SUTTON PLACE — River Court, a luxury high-rise rental amid some of the East Side's most exclusive co-ops, has left tenants steaming over a mobile boiler the building's left parked outside for more than three years.
Neighbors say the "temporary" boiler — which the building got city permission to install in 2011 — has racked up violations and has been spewing noise and noxious odors into their tony enclave even as the building management refuses to tell them why it's still there.
"The smell was so bad at lunchtime that I felt nauseous while sitting at my table, and I didn't have my window open," recounted Donna Felice, who lives next door to River Court at Sutton House, where her 11th floor apartment overlooks the mobile boiler.
She said she hasn't been able to open her windows and enjoy the breezes coming off the river for more than a year now because of the smoke and odors from the boiler.
"When I babysat my 1-year-old niece last September, I sealed the house so she wouldn't smell that stuff," Felice said. "I put tape over the window where it opens. A lot of people have called 311. We're wasting an awful lot of city resources."
According to the DOB, there is no time limit for temporary boilers to be used in the city.
"The mobile boiler is required until permanent repairs by the property owner are completed," DOB spokeswoman Kelly Magee said.
Permits to install two new boilers were approved in December 2013 at a cost of $1.14 million, according to DOB records.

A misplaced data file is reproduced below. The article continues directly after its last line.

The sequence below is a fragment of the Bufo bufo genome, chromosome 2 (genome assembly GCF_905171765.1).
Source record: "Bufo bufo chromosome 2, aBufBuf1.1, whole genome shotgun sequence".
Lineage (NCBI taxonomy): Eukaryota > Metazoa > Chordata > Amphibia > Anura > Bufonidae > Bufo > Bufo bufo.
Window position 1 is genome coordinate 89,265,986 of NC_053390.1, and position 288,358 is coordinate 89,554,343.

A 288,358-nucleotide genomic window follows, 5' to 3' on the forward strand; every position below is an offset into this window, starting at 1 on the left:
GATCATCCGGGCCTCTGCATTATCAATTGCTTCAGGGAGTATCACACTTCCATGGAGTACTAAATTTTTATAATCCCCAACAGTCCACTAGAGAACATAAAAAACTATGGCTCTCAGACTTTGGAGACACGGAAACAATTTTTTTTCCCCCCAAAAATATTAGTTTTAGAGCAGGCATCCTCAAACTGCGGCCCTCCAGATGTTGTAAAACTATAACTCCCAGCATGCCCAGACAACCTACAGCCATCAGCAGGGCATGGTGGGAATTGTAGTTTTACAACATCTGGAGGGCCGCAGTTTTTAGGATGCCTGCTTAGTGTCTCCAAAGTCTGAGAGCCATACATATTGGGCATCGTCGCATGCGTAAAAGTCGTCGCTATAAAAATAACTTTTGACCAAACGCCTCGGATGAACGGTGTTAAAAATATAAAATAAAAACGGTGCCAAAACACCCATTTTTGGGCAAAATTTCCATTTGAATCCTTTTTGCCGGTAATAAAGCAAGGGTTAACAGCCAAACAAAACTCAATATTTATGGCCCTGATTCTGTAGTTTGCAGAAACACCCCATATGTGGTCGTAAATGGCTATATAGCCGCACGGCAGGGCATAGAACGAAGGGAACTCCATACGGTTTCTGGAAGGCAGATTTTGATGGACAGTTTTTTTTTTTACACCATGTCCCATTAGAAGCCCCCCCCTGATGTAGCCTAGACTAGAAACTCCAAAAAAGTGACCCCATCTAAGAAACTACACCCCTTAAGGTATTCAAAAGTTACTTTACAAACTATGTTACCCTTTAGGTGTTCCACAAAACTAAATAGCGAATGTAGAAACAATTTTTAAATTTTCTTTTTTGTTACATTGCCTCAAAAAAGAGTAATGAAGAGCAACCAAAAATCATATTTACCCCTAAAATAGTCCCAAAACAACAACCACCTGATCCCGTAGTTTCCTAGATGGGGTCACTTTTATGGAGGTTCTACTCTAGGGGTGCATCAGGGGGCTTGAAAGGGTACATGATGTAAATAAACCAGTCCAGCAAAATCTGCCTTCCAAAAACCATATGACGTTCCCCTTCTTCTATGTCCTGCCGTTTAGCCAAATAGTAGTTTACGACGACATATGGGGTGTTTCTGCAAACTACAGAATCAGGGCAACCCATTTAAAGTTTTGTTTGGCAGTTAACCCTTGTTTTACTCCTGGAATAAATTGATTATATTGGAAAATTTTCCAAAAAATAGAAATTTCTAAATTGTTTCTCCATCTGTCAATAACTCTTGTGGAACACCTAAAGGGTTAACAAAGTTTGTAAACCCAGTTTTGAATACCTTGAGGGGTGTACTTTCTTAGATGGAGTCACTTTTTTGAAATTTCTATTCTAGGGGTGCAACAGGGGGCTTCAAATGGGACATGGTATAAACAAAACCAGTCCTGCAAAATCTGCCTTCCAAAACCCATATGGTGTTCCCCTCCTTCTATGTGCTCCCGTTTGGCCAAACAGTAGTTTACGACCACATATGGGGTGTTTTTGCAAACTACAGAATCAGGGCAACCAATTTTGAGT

The building management requested an inspection of the work Wednesday, possibly setting the stage for the temporary boiler to finally be removed.
Representatives from S&M Enterprises, the management company for River Court — where one-bedroom units start at $5,000 a month and two-bedrooms start at $7,000 — repeatedly refused to comment both over the phone and in person at their 52nd street offices.
While neighbors are eager for the boiler to finally be taken away, they say they're outraged by the headache they've been forced to endure for the past three years.
The high-rise has four serious open violations linked to the boiler, dating back to 2012, including for a possible oil leak from a fuel burner, according to Department of Buildings records. The building paid nearly $2,750 in fines because of boiler violations, records show.
In addition, locals complain the boiler has been causing traffic accidents since it was moved from the front of River Court, a 37-story tower at 429 E. 52nd St., in the cul-de-sac between First Avenue and the East River, anchored by the legendary River House to the building's back end, on East 53rd Street.
A Sutton House doorman said that there have been several accidents involving cars coming out of parking garages whose views are blocked by the mobile boiler, which now obstructs traffic from an exit ramp from the FDR Drive.
"There are a lot of accidents because people coming from the garage can't see. It blocks their view," said the doorman, whose name was withheld for fear of retaliation, who added that there are many small children in the area.
City Councilman Dan Garodnick, who represents the area, said his office has fielded a number of complaints about the "chemical smell" from the boiler. He recently fired off a letter asking the company when it planned to have its permanent boiler up-and-running.
"We don't have clarity with a timeline or plans for resolution all the while it's taking up public space," said Garodnick, who is considering legislation to limit the amount of time mobile temporary boilers use public space. "Temporary should mean temporary."